After Margaret Nancy arrived in Nova Scotia from Scotland, when she was 8 years old, her family traveled slowly via wagon through North Carolina. Along the way, Margaret just 8 years old, welcomed her brother John into the world in Richmond, North Carolina on their way to Florida. After they settled, 30 years later, John "Big John" Anderson herded cattle but on April 25, 1837 in Walton, Florida, when he was just 30 years old, he was scalped and killed by Indians while in the Gum Creek Area, Walton Co., Florida. It was the beginning of the Seminole Wars, two conflicts that devastated Florida’s Native American and African American communities.



The Highland Clearances





One hundred years later, here is my mom, Joan King at Busch Gardens in Florida with my cousin, Linda Carpenter.



Joan king groves



Mom



Prayer may not change things for you, but it for sure changes you for things.
KING, NC, USA - Joan King Groves, 78, died Thursday, Sept. 15, 2005. "See ya later alligator," "After while crocodile"-that was our goodbye duet each time we parted, a mother-daughter inside joke about our mutual genetic big noses. I may put that adage on her crematory urn or "I told you I was sick." Mom had that kind of weird sense of humor. I love that she gave it to me. RIP, Mom. Mrs. Groves, originally from Sampson, Ala., and Defuniak Springs, Fla., called many places home as a naval officer's wife. Her last residence was Plantation Drive in King. A daughter, Vivian Groves Fulk and son-in-law Randy Alan Fulk, also of King, survive her. Pensacola, Fla., was home for many years where she attended nursing training at Sacred Heart Hospital as a Navy cadet nurse from 1945 to 1948. A Navy officer's wife, her first son, Joe Alan Groves, was born in Whidbey Island, Wash. he now resides in Pensacola. Her second child, Gregory Dale Groves, deceased, was born in Corpus Christie, Texas. She returned to Pensacola many years later after her trek around the country following a Navy officer's career, then bore her third child, Vivian Elaine Groves, and retired from being a Navy officer's wife in 1962. She held a registered-nursing license in California, Tennessee, Texas, Florida, Washington and Maryland. Her favorite residence, though, was Ventura, Calif., where she lived near her sister, June Wilson, from 1963 to 1969 and later returned in 1979, until 1986 when she finally moved to North Carolina to be near her daughter. The love of her life was her father, George Dallas King, interred in Dothan, Ala. he died when she was 17 years old. She had 13 brothers and sisters, of which she was the youngest girl. She has a surviving sister, Inda Inskeep, of Orlando, Fla. and a surviving brother, David King, of Crestview, Fla. A memorial service will be conducted at 6 p.m. Saturday, Sept. 24. It will be held at the home and garden of Randy and Vivian Fulk, 342 Goff Road, King, and will be officiated by the Rev. Frank Newsome. In lieu of flowers, donations may be made to Hurricane Katrina victims through the Red Cross. Mom loved New Orleans and lived through many hurricanes, including Camille.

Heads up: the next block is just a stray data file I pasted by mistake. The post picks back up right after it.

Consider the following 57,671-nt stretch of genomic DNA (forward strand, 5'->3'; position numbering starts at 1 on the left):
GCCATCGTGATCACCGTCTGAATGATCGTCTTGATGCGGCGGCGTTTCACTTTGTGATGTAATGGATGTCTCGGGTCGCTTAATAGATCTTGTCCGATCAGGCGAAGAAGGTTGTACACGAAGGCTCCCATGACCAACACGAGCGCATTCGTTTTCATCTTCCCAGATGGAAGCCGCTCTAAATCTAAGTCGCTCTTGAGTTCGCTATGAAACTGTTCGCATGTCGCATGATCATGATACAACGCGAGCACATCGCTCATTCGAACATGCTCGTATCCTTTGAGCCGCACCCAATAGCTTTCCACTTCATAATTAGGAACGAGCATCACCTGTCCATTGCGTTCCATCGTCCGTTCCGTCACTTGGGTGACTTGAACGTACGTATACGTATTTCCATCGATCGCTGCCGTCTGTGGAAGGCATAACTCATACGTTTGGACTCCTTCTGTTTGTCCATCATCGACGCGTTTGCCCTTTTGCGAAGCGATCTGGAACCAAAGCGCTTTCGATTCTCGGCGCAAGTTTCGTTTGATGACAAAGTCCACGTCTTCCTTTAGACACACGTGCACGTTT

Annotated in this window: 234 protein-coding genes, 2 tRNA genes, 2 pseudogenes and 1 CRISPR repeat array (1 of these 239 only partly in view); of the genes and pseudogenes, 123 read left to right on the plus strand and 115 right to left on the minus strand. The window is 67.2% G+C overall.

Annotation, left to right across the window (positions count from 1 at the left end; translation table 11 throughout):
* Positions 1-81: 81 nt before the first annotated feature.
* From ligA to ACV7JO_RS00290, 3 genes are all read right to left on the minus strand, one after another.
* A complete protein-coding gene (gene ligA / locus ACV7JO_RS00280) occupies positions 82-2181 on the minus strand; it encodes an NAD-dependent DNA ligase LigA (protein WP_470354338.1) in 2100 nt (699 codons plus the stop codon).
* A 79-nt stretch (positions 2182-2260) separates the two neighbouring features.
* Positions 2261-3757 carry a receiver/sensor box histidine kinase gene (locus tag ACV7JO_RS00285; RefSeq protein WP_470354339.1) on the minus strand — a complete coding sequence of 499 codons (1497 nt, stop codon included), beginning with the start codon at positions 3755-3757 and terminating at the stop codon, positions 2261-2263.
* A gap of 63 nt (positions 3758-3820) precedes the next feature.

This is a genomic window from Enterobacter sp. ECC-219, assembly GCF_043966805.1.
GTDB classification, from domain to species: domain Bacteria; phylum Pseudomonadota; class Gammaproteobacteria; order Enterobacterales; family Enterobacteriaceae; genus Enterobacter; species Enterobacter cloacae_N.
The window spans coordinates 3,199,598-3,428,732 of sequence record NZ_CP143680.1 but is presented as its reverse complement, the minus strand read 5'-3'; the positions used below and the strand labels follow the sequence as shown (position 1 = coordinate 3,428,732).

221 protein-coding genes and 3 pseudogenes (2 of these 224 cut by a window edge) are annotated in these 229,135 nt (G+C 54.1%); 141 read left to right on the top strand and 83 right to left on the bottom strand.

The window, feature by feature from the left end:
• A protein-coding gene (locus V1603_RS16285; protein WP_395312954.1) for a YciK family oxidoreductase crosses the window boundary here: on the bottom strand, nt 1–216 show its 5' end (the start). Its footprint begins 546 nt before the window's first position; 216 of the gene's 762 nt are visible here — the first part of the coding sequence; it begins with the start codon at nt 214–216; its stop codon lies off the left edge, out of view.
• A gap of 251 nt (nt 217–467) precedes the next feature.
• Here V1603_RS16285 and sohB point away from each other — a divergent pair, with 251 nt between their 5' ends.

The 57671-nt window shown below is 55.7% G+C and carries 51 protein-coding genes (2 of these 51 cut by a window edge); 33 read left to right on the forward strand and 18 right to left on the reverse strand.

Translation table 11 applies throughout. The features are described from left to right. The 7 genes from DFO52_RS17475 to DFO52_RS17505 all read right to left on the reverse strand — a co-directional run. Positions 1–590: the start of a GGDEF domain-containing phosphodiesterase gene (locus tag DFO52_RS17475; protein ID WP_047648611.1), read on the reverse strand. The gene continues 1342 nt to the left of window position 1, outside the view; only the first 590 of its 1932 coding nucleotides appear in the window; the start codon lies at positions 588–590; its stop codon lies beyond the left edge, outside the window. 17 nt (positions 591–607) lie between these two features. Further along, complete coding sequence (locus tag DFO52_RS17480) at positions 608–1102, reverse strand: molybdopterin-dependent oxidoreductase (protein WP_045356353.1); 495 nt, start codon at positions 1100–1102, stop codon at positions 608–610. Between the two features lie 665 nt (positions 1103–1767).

third and fourth generation scottish red heads



VIVIAN FULK WITH MOM JOAN KING GROVES AND AUNT INDA INSKEEP



Aunt Inda started painting in her mid 50's. This is her painting of her and her sister, my mom, at Grayton Beach, Florida. Two Scottish red heads in their straw hats as children.